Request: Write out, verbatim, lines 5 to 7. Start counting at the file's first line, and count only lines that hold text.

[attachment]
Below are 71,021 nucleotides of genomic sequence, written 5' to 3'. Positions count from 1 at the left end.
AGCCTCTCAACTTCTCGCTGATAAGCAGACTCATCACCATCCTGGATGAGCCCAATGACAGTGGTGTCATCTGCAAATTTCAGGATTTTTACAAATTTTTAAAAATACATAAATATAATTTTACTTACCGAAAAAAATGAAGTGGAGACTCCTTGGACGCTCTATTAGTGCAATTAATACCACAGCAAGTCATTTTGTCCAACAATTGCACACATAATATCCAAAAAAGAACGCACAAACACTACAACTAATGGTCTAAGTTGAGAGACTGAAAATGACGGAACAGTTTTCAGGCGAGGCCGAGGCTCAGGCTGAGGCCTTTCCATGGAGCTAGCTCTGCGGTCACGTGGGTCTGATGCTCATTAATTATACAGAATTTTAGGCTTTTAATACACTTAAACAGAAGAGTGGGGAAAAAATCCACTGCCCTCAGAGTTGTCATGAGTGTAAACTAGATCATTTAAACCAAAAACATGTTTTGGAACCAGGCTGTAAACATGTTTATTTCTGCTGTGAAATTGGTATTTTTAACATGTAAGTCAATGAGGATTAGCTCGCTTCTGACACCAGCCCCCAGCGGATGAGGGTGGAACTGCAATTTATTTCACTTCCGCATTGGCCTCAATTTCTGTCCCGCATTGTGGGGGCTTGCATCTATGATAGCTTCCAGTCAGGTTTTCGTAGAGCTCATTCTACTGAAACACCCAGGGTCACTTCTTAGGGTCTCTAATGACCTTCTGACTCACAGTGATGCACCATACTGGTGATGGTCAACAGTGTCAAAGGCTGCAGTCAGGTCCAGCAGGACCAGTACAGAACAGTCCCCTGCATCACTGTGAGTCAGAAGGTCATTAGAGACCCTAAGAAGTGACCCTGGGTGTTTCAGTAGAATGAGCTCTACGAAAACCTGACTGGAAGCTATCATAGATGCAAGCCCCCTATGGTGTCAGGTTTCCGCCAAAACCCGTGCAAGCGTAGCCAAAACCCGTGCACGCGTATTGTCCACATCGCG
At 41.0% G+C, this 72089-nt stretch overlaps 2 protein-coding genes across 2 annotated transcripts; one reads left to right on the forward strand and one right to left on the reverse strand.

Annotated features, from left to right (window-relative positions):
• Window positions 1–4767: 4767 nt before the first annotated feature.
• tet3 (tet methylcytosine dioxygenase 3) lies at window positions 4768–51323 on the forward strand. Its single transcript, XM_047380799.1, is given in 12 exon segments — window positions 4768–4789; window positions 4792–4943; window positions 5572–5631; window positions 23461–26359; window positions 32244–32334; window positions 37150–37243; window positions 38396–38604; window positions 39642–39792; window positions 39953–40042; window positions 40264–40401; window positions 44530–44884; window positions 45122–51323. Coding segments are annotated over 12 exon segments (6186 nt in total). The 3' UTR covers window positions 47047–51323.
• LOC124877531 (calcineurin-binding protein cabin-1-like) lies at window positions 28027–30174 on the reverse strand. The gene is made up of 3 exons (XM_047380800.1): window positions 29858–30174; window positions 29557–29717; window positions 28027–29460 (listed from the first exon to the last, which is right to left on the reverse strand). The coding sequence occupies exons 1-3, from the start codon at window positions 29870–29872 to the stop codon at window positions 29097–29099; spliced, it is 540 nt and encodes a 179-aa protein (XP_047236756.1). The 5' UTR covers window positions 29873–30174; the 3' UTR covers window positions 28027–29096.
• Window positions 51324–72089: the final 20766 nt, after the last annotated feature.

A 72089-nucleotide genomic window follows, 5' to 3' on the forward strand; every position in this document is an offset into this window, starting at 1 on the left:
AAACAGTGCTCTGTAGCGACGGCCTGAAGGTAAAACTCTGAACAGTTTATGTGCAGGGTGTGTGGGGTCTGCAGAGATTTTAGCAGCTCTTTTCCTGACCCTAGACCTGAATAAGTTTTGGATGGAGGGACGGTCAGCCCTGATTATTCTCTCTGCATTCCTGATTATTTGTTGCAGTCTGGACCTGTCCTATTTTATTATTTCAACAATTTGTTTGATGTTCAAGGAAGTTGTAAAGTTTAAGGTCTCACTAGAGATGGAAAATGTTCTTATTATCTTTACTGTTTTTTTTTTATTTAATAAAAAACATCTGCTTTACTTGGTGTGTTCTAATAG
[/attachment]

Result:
• Window positions 1–4767: 4767 nt before the first annotated feature.
• tet3 (tet methylcytosine dioxygenase 3) lies at window positions 4768–51323 on the forward strand. Its single transcript, XM_047380799.1, is given in 12 exon segments — window positions 4768–4789; window positions 4792–4943; window positions 5572–5631; window positions 23461–26359; window positions 32244–32334; window positions 37150–37243; window positions 38396–38604; window positions 39642–39792; window positions 39953–40042; window positions 40264–40401; window positions 44530–44884; window positions 45122–51323. Coding segments are annotated over 12 exon segments (6186 nt in total). The 3' UTR covers window positions 47047–51323.
• LOC124877531 (calcineurin-binding protein cabin-1-like) lies at window positions 28027–30174 on the reverse strand. The gene is made up of 3 exons (XM_047380800.1): window positions 29858–30174; window positions 29557–29717; window positions 28027–29460 (listed from the first exon to the last, which is right to left on the reverse strand). The coding sequence occupies exons 1-3, from the start codon at window positions 29870–29872 to the stop codon at window positions 29097–29099; spliced, it is 540 nt and encodes a 179-aa protein (XP_047236756.1). The 5' UTR covers window positions 29873–30174; the 3' UTR covers window positions 28027–29096.